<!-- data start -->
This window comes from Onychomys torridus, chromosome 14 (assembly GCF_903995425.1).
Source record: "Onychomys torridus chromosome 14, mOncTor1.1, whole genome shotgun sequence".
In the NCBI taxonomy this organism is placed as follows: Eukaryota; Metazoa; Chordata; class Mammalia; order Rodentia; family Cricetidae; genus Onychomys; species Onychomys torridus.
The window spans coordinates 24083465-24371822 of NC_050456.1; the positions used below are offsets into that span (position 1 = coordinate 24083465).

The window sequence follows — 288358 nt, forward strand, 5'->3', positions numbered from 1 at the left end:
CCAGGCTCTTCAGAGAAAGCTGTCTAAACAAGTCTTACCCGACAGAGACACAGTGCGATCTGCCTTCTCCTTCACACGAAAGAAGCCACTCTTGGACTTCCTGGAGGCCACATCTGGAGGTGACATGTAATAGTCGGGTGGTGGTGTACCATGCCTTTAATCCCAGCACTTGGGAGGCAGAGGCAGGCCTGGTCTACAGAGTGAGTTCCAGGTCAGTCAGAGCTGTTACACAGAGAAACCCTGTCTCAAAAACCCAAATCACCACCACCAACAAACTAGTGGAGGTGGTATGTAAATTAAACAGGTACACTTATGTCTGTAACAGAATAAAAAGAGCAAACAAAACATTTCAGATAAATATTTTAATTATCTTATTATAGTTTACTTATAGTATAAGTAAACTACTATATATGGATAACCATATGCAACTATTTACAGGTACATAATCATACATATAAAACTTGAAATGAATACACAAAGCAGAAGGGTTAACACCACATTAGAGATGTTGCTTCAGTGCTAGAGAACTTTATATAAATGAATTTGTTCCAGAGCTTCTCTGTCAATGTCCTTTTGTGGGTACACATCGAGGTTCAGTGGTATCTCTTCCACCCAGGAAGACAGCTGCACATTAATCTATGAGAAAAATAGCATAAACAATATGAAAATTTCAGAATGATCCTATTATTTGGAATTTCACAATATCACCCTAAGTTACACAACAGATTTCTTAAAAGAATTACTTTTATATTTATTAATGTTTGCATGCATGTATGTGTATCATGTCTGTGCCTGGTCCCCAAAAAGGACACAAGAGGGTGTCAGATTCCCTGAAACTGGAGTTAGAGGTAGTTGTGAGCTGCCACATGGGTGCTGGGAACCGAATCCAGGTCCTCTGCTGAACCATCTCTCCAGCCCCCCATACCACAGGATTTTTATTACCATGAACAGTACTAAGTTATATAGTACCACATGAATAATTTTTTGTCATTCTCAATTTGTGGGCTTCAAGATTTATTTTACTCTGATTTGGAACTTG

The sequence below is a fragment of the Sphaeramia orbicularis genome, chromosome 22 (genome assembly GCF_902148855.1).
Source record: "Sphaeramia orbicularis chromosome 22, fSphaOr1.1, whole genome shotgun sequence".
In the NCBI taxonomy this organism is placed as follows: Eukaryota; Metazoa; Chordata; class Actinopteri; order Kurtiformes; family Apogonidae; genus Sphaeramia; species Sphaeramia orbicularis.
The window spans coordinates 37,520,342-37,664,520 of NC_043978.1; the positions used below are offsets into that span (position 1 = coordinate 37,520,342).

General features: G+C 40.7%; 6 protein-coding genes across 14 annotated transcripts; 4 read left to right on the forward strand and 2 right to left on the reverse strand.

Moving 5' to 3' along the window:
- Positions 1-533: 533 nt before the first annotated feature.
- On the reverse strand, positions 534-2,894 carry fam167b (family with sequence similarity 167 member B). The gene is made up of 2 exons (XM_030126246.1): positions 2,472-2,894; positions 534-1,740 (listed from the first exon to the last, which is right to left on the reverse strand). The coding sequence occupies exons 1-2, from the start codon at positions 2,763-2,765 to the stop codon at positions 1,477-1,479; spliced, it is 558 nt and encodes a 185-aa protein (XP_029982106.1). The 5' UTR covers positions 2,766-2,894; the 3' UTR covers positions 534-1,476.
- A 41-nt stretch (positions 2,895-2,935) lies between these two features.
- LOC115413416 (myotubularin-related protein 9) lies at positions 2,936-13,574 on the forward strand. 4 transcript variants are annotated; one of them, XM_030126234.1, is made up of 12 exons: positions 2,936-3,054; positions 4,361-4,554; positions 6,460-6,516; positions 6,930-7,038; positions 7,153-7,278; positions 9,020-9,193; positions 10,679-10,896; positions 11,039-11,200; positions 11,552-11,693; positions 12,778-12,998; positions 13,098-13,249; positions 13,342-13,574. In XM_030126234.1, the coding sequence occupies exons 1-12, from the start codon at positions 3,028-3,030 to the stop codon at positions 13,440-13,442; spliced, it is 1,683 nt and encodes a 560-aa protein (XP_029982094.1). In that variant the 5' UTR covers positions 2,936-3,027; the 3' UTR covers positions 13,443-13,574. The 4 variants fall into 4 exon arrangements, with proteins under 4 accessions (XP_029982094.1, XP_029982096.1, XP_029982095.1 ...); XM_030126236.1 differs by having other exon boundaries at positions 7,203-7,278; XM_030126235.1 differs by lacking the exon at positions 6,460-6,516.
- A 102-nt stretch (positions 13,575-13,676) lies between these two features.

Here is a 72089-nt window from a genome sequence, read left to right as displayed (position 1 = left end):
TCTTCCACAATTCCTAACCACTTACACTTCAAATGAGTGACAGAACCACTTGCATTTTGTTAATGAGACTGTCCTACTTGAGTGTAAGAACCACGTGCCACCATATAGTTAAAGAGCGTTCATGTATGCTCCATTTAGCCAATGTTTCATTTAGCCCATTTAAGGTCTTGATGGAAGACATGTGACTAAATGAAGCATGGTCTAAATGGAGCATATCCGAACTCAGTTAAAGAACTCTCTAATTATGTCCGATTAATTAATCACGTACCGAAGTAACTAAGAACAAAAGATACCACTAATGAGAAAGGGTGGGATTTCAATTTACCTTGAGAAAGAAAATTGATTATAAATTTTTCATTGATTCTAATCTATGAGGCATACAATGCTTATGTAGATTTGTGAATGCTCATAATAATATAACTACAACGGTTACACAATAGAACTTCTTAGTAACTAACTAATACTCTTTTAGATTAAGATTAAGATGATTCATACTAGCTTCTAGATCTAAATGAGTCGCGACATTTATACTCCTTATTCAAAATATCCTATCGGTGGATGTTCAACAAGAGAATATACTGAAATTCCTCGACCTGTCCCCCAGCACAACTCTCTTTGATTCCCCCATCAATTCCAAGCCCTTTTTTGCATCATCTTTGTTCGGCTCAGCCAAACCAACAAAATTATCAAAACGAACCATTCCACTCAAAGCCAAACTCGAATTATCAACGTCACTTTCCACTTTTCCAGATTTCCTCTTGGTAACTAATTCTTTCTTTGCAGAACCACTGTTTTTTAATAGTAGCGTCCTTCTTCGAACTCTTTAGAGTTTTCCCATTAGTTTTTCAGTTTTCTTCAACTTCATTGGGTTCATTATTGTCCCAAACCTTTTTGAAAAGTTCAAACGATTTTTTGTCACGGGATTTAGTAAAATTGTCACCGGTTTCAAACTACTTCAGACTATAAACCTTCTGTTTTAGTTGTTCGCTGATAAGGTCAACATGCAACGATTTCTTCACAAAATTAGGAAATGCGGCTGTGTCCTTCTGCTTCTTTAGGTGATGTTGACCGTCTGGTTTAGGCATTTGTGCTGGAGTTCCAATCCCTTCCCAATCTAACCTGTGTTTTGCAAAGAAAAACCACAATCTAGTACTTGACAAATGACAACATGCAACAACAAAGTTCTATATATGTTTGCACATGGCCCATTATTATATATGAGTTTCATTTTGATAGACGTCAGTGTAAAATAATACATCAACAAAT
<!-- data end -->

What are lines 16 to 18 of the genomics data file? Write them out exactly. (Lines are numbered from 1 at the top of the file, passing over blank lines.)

- LOC115413416 (myotubularin-related protein 9) lies at positions 2,936-13,574 on the forward strand. 4 transcript variants are annotated; one of them, XM_030126234.1, is made up of 12 exons: positions 2,936-3,054; positions 4,361-4,554; positions 6,460-6,516; positions 6,930-7,038; positions 7,153-7,278; positions 9,020-9,193; positions 10,679-10,896; positions 11,039-11,200; positions 11,552-11,693; positions 12,778-12,998; positions 13,098-13,249; positions 13,342-13,574. In XM_030126234.1, the coding sequence occupies exons 1-12, from the start codon at positions 3,028-3,030 to the stop codon at positions 13,440-13,442; spliced, it is 1,683 nt and encodes a 560-aa protein (XP_029982094.1). In that variant the 5' UTR covers positions 2,936-3,027; the 3' UTR covers positions 13,443-13,574. The 4 variants fall into 4 exon arrangements, with proteins under 4 accessions (XP_029982094.1, XP_029982096.1, XP_029982095.1 ...); XM_030126236.1 differs by having other exon boundaries at positions 7,203-7,278; XM_030126235.1 differs by lacking the exon at positions 6,460-6,516.
- A 102-nt stretch (positions 13,575-13,676) lies between these two features.

Here is a 72089-nt window from a genome sequence, read left to right as displayed (position 1 = left end):